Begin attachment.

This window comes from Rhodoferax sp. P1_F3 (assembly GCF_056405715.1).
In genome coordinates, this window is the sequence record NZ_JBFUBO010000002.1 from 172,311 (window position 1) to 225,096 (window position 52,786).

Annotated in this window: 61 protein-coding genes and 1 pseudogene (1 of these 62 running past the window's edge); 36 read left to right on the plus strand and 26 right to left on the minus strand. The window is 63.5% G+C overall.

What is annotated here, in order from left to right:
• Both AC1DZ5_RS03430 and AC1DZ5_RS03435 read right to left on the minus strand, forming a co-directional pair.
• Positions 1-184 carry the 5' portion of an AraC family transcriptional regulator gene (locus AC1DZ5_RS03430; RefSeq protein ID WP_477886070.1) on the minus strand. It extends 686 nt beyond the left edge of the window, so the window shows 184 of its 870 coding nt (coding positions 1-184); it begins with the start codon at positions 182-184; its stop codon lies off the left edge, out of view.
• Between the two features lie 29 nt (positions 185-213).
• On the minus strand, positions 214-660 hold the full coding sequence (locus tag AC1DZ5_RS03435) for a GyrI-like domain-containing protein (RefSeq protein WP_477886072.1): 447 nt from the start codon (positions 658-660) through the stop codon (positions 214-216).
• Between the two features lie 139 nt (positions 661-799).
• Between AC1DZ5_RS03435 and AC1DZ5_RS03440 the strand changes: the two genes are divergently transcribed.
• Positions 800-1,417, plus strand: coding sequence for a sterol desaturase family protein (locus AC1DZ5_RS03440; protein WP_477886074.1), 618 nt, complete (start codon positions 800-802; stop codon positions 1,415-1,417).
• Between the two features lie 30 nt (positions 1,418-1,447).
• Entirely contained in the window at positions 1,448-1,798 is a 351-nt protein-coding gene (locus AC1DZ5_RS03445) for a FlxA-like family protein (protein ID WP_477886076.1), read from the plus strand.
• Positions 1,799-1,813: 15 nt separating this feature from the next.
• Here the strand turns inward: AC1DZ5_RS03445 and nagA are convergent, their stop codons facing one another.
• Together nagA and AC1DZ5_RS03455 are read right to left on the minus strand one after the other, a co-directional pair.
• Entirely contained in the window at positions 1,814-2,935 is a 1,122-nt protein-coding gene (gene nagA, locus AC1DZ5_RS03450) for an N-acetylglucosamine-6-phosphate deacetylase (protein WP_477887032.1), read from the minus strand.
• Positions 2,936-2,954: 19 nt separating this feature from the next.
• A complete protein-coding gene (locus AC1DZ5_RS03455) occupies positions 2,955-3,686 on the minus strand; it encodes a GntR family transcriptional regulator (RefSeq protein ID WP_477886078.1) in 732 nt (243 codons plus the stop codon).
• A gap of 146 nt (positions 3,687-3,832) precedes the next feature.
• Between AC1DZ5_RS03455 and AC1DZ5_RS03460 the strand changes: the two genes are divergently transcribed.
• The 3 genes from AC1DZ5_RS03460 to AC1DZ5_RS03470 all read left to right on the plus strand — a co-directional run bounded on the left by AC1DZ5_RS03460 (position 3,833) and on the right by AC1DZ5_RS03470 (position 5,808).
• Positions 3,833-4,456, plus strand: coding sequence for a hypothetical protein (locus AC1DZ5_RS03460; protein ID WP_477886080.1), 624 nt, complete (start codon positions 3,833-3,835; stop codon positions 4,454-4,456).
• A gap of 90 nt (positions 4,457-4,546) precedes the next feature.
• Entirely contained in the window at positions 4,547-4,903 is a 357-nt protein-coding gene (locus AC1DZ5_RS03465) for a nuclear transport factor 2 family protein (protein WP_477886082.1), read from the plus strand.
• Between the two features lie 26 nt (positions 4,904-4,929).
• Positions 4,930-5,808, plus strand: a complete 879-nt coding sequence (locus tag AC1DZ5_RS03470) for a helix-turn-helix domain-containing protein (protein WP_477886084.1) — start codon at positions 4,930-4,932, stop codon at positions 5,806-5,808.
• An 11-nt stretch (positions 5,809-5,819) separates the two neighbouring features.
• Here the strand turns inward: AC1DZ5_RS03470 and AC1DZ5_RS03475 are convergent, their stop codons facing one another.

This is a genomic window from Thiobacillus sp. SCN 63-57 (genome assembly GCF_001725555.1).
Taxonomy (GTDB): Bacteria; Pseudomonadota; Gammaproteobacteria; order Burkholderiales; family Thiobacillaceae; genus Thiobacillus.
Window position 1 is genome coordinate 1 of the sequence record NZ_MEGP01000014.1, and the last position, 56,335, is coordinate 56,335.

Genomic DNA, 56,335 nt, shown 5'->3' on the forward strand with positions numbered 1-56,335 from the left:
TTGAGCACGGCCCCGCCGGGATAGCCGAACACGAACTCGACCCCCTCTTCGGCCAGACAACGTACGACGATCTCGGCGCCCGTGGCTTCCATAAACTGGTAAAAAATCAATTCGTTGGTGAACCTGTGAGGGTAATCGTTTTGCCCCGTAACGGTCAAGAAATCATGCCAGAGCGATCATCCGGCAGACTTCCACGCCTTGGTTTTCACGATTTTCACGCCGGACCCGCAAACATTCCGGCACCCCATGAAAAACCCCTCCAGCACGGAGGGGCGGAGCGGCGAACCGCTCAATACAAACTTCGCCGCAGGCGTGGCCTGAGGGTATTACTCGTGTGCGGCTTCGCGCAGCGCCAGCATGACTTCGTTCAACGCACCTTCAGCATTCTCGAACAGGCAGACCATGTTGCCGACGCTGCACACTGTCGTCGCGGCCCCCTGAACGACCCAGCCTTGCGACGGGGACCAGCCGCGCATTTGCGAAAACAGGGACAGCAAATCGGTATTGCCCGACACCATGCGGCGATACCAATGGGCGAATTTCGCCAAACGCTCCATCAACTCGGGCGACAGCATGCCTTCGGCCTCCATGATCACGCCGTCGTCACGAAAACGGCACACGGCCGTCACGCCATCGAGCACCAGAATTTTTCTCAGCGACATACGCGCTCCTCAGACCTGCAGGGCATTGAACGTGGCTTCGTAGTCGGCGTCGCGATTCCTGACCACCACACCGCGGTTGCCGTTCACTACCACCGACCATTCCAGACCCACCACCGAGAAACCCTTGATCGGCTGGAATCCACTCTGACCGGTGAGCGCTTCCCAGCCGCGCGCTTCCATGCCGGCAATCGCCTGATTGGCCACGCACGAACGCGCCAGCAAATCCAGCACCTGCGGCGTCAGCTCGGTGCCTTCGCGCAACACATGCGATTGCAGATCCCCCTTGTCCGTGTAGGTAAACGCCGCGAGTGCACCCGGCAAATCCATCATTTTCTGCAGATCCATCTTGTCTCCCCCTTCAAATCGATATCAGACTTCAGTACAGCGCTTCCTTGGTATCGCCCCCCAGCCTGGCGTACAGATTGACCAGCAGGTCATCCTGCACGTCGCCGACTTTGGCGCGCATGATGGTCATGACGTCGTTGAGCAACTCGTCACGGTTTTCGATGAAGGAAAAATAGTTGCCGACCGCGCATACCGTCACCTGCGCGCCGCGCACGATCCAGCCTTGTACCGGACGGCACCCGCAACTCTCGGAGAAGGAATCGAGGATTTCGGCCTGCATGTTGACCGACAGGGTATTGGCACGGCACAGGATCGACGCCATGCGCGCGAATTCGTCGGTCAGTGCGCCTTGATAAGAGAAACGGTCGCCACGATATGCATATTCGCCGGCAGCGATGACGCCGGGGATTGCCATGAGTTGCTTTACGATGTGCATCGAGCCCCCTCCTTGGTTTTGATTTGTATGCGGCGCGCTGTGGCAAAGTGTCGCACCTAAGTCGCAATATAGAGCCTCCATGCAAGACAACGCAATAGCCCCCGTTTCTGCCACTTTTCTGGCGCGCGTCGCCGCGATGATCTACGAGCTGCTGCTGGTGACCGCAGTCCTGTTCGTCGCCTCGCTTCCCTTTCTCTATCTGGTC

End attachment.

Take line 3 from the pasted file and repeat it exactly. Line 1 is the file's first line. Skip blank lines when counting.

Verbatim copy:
Annotated in this window: 61 protein-coding genes and 1 pseudogene (1 of these 62 running past the window's edge); 36 read left to right on the plus strand and 26 right to left on the minus strand. The window is 63.5% G+C overall.